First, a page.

Where could the Clippers move? The NBA wouldn’t mind if they would look to move to a few cities. For one, Seattle has been longing for an NBA franchise since the Sonics moved to Oklahoma City in 2008. A group led by Chris Hansen attempted to buy the Sacramento Kings during the 2012-13 season, and move them to Seattle, but the fans in Sacramento fought for their team. If commissioner-to-be Adam Silver could get a franchise back to a city that loves basketball, he could start off his tenure with a bang. Not only would the Clippers be welcomed in Seattle, but they would be embraced like they have never been embraced before. They would be bringing a franchise who could contend for a title now, and it would be insanity in Seattle.

Another landing spot for the Clippers would be Anaheim, California. Not only have the Kings flirted with going to Anaheim in previous years, but check out this excerpt from the Los Angeles Times in 1998:

While the news was good for the Staples Center, it closed the door on any hopes the Walt Disney Co. had of attracting the team to the Arrowhead Pond of Anaheim, where the Clippers have been playing eight to 10 games each season under a year-to-year agreement.

The National Basketball Assn. must approve the Clipper move. That is not expected to be a problem, although league officials have long made it known that they preferred a Clipper move to the Pond. Playing in the same building as the Lakers could create scheduling difficulties for the NBA.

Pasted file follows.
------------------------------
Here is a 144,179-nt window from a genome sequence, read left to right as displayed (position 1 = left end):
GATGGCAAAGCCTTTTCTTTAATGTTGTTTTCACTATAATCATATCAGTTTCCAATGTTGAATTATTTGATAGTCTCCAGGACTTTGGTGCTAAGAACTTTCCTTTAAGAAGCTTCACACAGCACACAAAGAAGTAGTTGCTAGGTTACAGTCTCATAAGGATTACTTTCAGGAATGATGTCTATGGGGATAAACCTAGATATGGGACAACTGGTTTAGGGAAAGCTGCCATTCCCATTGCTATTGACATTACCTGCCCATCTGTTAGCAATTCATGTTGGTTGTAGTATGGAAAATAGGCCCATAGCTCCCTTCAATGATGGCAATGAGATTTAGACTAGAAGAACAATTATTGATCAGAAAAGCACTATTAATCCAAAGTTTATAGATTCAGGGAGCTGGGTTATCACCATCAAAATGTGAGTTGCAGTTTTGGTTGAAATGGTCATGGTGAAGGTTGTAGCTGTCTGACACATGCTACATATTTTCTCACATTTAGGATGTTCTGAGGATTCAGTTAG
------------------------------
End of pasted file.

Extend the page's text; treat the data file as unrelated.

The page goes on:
Although Disney no longer owns the Anaheim Pond, I’m sure the Disney Company would gladly support the now successful Clippers if they wanted to play right next door to Disneyland. They could share the Honda Center with the Ducks, and it could be their own arena in basketball terms. The fact that the NBA wanted them to move there could mean that their interest hasn’t dissolved. If they move to Anaheim, they can still use the weather and location to lure free agents, and with Disney on their side, the options could be limitless.

The one thing standing in their way is Donald Sterling. He is a stubborn guy, and it was his idea to move the team in Los Angeles in the first place. No matter how much success the Clippers have in the coming years, LA will always be a Lakers city. If they want to be respected, it’s time for the Los Angeles Clippers to move out of LA.



Tags: Blake Griffin Chris Paul Doc Rivers Los Angeles Clippers Los Angeles Lakers